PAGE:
I didn’t really grasp the benefits until I started playing with one. A friend had ordered a few back when the first Model Bs (256) came out and he had a spare for me to play with. He was using it to as his media centre through xbmc. The nerd in me also wanted to try it out and see how it compares to my current Media Centre setup.

I tried two typical types of configurations. Here are some quick thoughts:

If you have used Ubuntu, this image is probably the closest one to it. Once you boot up for the first time, an old school graphical interface that will allow you configure your rPi. Setting such as Video/System memory split, overclocking speed, expanding the size to maximize the SD card, setting up SSH, locale, timezone, and stuff like that. Once that’s all set up, you can reboot into the graphical interface and run a very bare bones stripped down windowing interface, LXDE. It gives you Midori and some other preloaded stuff. Overall, for me not that interesting.

Raspbmc, the initial thing that my friend was playing with. I loaded the latest version of it, at the time, I think it was at RC3. It wasn’t bad, but I found it a little slow. It was probably because it had 256mb ram and it hasn’t been overclocked to beyond stock. For those who don’t know, xbmc is an open source Media Centre Software that you can install on various platforms to make your PC into a media centre like a boxee, or an Apple TV (minus the proprietary Apple bits of course). I played with it for a bit, and then moved on as its functionality overlaps with my other devices in my home theater system.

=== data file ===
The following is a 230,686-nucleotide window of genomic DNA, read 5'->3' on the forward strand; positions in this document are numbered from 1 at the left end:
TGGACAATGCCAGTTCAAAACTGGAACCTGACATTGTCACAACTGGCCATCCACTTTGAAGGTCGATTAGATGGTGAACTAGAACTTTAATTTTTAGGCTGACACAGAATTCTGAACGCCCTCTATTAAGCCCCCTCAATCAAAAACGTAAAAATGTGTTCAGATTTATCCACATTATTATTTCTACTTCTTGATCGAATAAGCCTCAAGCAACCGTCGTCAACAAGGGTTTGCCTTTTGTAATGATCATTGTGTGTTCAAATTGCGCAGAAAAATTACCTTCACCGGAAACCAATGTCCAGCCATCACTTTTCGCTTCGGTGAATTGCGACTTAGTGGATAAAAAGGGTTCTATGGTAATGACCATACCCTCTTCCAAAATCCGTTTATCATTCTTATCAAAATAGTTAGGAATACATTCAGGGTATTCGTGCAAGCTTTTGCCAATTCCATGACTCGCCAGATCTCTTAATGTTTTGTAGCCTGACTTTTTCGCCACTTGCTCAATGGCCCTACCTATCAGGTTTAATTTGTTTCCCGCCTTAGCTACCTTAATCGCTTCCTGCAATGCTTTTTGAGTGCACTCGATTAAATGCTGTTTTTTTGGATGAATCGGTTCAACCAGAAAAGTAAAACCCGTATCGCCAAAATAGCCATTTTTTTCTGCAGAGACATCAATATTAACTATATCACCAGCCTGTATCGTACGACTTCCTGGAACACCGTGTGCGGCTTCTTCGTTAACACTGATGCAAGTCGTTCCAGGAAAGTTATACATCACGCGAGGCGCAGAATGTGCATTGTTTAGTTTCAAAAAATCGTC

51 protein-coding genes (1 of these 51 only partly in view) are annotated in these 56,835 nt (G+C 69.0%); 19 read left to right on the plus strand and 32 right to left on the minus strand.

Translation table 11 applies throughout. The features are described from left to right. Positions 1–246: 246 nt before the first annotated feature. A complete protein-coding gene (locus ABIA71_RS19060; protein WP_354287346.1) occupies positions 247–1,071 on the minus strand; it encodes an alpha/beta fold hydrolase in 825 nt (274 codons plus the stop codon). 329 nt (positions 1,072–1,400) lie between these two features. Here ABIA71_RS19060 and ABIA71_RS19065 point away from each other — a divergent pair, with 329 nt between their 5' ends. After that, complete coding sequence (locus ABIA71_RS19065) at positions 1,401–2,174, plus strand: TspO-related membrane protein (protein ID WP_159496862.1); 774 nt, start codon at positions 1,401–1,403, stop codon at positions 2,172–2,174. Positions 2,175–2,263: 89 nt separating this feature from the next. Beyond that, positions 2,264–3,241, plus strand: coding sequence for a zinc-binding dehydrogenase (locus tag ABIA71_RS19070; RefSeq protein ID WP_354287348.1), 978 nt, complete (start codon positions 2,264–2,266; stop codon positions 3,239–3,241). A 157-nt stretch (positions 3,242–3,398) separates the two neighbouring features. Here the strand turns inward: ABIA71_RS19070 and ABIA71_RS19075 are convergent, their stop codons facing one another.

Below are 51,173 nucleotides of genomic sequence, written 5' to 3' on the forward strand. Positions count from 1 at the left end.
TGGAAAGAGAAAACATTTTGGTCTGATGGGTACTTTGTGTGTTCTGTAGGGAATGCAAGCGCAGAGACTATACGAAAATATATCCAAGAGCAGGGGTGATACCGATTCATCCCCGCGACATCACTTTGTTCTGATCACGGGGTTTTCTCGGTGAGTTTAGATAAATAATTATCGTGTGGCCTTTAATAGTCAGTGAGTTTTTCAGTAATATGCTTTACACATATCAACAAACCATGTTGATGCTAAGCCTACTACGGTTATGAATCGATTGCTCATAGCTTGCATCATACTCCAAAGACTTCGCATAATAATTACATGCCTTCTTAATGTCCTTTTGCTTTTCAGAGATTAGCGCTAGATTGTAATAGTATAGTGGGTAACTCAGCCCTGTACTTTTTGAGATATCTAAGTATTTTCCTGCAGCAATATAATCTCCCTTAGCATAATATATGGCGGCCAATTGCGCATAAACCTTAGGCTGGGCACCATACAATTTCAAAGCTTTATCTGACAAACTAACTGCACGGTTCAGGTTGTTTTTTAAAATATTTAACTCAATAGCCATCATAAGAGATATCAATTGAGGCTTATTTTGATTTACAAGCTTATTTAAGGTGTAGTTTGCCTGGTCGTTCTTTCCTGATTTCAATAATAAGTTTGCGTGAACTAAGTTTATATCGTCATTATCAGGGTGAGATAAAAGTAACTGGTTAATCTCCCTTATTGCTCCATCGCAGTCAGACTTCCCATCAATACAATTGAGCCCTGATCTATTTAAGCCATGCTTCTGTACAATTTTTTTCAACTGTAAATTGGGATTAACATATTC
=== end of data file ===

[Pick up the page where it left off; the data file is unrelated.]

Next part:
Because of this overlap, I realized that I didn’t really have a use for it, and decided to put it aside for a little bit.

It was around this time that I realized that it would be a good idea to start up a blog about my journey into fatherhood. This prompted me to think and analyze about the different platforms that are available to host this project. I ended up on wanting to host it myself on WordPress and found a perfect use for the Raspberry Pi! The success of running a test WordPress instance on my friend’s rPi is what prompted me to buy my own.

I’ll write more about the set up the Raspberry Pi with WordPress in a later post. If you want to find out more about it here’s the link:


Hello World!

Hi there,

Welcome to Wired Fatherhood! My name is Eric. I am a gadget enthusiast, a techie, a foodie, an amateur photographer, a husband, and an expectant dad.

Wired Fatherhood was launched as one of my side projects while playing with a Raspberry Pi. I thought it would be a good combination between the wired (tech and caffeinated) side of my life and the new fatherhood (babies and insights) side that I will soon experience. I will use this as a way to record these new experiences with the hope that other parents (and techies) will find this information useful and that maybe some day, when they are older, my children can look at this and feel embarrassed by the nerdy dad that shares too much…

I hope you enjoy reading this as much as I enjoyed writing it.
Stay tuned for more soon!